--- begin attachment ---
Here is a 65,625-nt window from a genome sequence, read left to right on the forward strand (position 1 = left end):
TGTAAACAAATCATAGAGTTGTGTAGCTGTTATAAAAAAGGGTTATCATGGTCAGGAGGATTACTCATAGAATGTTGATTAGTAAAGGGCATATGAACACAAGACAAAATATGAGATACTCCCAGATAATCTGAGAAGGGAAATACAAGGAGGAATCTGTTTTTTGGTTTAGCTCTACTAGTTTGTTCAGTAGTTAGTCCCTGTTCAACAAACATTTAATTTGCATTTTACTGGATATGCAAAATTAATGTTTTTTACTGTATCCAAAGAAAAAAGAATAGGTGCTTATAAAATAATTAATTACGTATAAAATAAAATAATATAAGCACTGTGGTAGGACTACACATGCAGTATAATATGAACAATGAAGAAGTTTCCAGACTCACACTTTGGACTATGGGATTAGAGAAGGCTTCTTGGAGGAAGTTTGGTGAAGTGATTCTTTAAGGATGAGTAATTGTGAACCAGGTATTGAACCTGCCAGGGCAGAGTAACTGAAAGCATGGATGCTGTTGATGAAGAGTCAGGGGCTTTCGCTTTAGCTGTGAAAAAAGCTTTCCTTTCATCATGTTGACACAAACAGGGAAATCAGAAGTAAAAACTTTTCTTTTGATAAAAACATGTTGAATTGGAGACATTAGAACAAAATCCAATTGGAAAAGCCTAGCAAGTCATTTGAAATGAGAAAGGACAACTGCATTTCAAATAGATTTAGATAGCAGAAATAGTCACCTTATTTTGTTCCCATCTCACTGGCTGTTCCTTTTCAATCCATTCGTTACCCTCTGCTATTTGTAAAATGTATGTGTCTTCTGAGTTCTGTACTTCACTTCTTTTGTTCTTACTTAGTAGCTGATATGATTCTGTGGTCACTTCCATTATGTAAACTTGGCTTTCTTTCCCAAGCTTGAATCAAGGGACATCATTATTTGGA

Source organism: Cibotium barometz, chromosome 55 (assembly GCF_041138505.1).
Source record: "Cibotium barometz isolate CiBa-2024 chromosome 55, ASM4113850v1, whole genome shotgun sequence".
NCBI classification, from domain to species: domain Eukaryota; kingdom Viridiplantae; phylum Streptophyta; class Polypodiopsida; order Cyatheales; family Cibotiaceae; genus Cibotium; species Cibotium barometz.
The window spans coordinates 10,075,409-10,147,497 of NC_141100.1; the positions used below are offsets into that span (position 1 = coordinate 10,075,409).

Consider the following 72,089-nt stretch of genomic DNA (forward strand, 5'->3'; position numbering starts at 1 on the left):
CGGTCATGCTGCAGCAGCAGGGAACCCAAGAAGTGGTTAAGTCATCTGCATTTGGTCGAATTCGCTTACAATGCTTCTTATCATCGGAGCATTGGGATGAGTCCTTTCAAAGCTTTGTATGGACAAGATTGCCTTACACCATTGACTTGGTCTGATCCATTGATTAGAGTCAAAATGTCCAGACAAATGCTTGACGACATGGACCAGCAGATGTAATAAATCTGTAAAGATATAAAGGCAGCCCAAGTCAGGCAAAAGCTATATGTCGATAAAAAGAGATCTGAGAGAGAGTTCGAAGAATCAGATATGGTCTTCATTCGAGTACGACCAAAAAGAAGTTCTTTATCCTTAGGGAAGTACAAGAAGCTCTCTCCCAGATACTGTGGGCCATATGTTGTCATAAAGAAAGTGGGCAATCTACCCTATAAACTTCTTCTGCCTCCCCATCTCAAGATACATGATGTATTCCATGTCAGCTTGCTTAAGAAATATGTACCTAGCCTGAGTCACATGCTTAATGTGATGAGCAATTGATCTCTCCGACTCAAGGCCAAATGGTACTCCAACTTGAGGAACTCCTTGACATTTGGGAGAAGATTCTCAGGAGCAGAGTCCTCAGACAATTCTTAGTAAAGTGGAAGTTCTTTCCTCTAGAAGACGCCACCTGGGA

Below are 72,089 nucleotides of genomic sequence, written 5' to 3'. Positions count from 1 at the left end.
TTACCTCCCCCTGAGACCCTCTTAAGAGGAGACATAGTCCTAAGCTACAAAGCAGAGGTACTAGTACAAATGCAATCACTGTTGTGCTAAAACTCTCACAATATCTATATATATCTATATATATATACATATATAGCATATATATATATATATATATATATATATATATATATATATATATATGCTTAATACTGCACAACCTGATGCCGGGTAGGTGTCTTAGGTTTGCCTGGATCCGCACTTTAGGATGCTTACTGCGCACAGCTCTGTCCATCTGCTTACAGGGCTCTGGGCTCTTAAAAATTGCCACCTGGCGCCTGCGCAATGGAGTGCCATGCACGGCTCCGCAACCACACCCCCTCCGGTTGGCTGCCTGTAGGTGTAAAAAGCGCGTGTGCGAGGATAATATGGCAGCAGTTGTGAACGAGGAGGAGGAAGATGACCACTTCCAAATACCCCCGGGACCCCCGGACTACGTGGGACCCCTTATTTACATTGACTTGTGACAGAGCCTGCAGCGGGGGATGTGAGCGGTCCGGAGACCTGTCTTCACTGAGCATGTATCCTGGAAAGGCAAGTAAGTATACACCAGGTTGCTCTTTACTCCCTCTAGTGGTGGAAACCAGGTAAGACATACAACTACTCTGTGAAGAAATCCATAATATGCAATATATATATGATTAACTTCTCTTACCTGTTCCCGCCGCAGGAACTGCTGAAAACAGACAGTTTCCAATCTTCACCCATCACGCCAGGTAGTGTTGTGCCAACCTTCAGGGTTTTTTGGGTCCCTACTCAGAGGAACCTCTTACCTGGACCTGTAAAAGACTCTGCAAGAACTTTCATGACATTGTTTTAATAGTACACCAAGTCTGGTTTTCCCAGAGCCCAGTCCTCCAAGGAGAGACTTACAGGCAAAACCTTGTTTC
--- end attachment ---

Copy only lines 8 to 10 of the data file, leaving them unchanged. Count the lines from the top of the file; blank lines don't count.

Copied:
CGGTCATGCTGCAGCAGCAGGGAACCCAAGAAGTGGTTAAGTCATCTGCATTTGGTCGAATTCGCTTACAATGCTTCTTATCATCGGAGCATTGGGATGAGTCCTTTCAAAGCTTTGTATGGACAAGATTGCCTTACACCATTGACTTGGTCTGATCCATTGATTAGAGTCAAAATGTCCAGACAAATGCTTGACGACATGGACCAGCAGATGTAATAAATCTGTAAAGATATAAAGGCAGCCCAAGTCAGGCAAAAGCTATATGTCGATAAAAAGAGATCTGAGAGAGAGTTCGAAGAATCAGATATGGTCTTCATTCGAGTACGACCAAAAAGAAGTTCTTTATCCTTAGGGAAGTACAAGAAGCTCTCTCCCAGATACTGTGGGCCATATGTTGTCATAAAGAAAGTGGGCAATCTACCCTATAAACTTCTTCTGCCTCCCCATCTCAAGATACATGATGTATTCCATGTCAGCTTGCTTAAGAAATATGTACCTAGCCTGAGTCACATGCTTAATGTGATGAGCAATTGATCTCTCCGACTCAAGGCCAAATGGTACTCCAACTTGAGGAACTCCTTGACATTTGGGAGAAGATTCTCAGGAGCAGAGTCCTCAGACAATTCTTAGTAAAGTGGAAGTTCTTTCCTCTAGAAGACGCCACCTGGGA

Below are 72,089 nucleotides of genomic sequence, written 5' to 3'. Positions count from 1 at the left end.
TTACCTCCCCCTGAGACCCTCTTAAGAGGAGACATAGTCCTAAGCTACAAAGCAGAGGTACTAGTACAAATGCAATCACTGTTGTGCTAAAACTCTCACAATATCTATATATATCTATATATATATACATATATAGCATATATATATATATATATATATATATATATATATATATATATATATGCTTAATACTGCACAACCTGATGCCGGGTAGGTGTCTTAGGTTTGCCTGGATCCGCACTTTAGGATGCTTACTGCGCACAGCTCTGTCCATCTGCTTACAGGGCTCTGGGCTCTTAAAAATTGCCACCTGGCGCCTGCGCAATGGAGTGCCATGCACGGCTCCGCAACCACACCCCCTCCGGTTGGCTGCCTGTAGGTGTAAAAAGCGCGTGTGCGAGGATAATATGGCAGCAGTTGTGAACGAGGAGGAGGAAGATGACCACTTCCAAATACCCCCGGGACCCCCGGACTACGTGGGACCCCTTATTTACATTGACTTGTGACAGAGCCTGCAGCGGGGGATGTGAGCGGTCCGGAGACCTGTCTTCACTGAGCATGTATCCTGGAAAGGCAAGTAAGTATACACCAGGTTGCTCTTTACTCCCTCTAGTGGTGGAAACCAGGTAAGACATACAACTACTCTGTGAAGAAATCCATAATATGCAATATATATATGATTAACTTCTCTTACCTGTTCCCGCCGCAGGAACTGCTGAAAACAGACAGTTTCCAATCTTCACCCATCACGCCAGGTAGTGTTGTGCCAACCTTCAGGGTTTTTTGGGTCCCTACTCAGAGGAACCTCTTACCTGGACCTGTAAAAGACTCTGCAAGAACTTTCATGACATTGTTTTAATAGTACACCAAGTCTGGTTTTCCCAGAGCCCAGTCCTCCAAGGAGAGACTTACAGGCAAAACCTTGTTTC